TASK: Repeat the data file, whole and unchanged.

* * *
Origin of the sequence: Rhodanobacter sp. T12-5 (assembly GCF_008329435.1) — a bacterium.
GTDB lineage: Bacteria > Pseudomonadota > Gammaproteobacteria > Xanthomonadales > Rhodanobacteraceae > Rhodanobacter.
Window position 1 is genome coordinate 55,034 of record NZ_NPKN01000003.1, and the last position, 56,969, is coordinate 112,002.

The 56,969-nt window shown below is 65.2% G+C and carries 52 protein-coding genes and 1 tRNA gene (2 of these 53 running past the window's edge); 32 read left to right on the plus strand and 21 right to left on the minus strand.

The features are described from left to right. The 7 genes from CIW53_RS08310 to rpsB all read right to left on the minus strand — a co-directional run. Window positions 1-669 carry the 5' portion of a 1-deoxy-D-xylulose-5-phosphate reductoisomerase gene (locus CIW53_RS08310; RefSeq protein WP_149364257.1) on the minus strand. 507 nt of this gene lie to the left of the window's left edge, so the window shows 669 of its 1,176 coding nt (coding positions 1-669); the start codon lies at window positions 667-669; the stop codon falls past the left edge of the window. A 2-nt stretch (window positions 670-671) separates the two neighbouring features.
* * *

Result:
Origin of the sequence: Rhodanobacter sp. T12-5 (assembly GCF_008329435.1) — a bacterium.
GTDB lineage: Bacteria > Pseudomonadota > Gammaproteobacteria > Xanthomonadales > Rhodanobacteraceae > Rhodanobacter.
Window position 1 is genome coordinate 55,034 of record NZ_NPKN01000003.1, and the last position, 56,969, is coordinate 112,002.

The 56,969-nt window shown below is 65.2% G+C and carries 52 protein-coding genes and 1 tRNA gene (2 of these 53 running past the window's edge); 32 read left to right on the plus strand and 21 right to left on the minus strand.

The features are described from left to right. The 7 genes from CIW53_RS08310 to rpsB all read right to left on the minus strand — a co-directional run. Window positions 1-669 carry the 5' portion of a 1-deoxy-D-xylulose-5-phosphate reductoisomerase gene (locus CIW53_RS08310; RefSeq protein WP_149364257.1) on the minus strand. 507 nt of this gene lie to the left of the window's left edge, so the window shows 669 of its 1,176 coding nt (coding positions 1-669); the start codon lies at window positions 667-669; the stop codon falls past the left edge of the window. A 2-nt stretch (window positions 670-671) separates the two neighbouring features.